- Murray, Christopher John (2013). Encyclopedia of Modern French Thought. Routledge. p. 77. ISBN 978-1-135-45564-4.
- Robert C. Grogin, Rationalists and Anti-Rationalists in pre-World War I France: The Bergson-Benda Affair, Historical Reflections / Réflexions Historiques Vol. 5, No. 2 (Winter/Hiver 1978), pp. 223–231, at p. 224. Published by: Berghahn Books JSTOR 41298718
- Thomas, Hugh (2012). The Spanish Civil War (50th Anniversary ed.). London: Penguin Books. p. 678. ISBN 978-0-141-01161-5.
- Guéhenno, Jean (2014). Diary of the Dark Years, 1940-1944: Collaboration, Resistance, and Daily Life in Occupied Paris. Oxford University Press, USA. p. 14. ISBN 978-0-19-997086-5.
- Chevalier, Tracy (2012). Encyclopedia of the Essay. Routledge. p. 302. ISBN 978-1-135-31410-1.
- "Nomination Database". Nobel Foundation. Retrieved 19 April 2017.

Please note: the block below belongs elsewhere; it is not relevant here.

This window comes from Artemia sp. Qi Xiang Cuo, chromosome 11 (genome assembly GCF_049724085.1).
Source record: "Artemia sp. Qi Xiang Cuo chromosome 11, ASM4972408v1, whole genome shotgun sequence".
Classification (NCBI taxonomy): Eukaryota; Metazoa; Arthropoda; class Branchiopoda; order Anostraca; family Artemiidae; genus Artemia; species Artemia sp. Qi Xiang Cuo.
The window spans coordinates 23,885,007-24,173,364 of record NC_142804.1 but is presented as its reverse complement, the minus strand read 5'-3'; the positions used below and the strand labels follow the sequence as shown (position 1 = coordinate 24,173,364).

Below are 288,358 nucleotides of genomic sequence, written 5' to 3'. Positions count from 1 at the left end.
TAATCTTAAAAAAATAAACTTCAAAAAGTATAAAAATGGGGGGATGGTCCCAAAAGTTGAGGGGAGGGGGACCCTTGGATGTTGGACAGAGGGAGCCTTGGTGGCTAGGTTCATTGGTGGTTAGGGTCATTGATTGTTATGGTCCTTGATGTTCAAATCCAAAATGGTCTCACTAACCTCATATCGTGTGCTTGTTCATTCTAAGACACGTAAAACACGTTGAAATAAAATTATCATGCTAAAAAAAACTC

- Kent, Allen; Lancour, Harold; Daily, Jay E. (1978). Encyclopedia of Library and Information Science: Volume 24 - Printers and Printing: Arabic Printing to Public Policy: Copyright, and Information Technology. CRC Press. p. 208. ISBN 978-0-8247-2024-7.
- Benda, Julien (1956). The Treason of the Intellectuals, W. W. Norton and Co., pp. 202–203.
- Laczo, Ferenc (13 July 2020). "A Dreyfusard from the Right – Twilight of Democracy". Visegrad Insight. Retrieved 24 August 2020.
- Cadeddu, Davide (2023). "Julien Benda's political Europe and the treason of intellectuals". History of European Ideas. doi:10.1080/01916599.2022.2121303. ISSN 0191-6599.
- Nichols, Ray L., 1979. Treason, Tradition and the Intellectual: Julien Benda and Political Discourse. Univ. Press of Kansas.
- Niess, Robert J., 1956. Julien Benda. Univ. of Michigan Press.
- Quotations related to Julien Benda at Wikiquote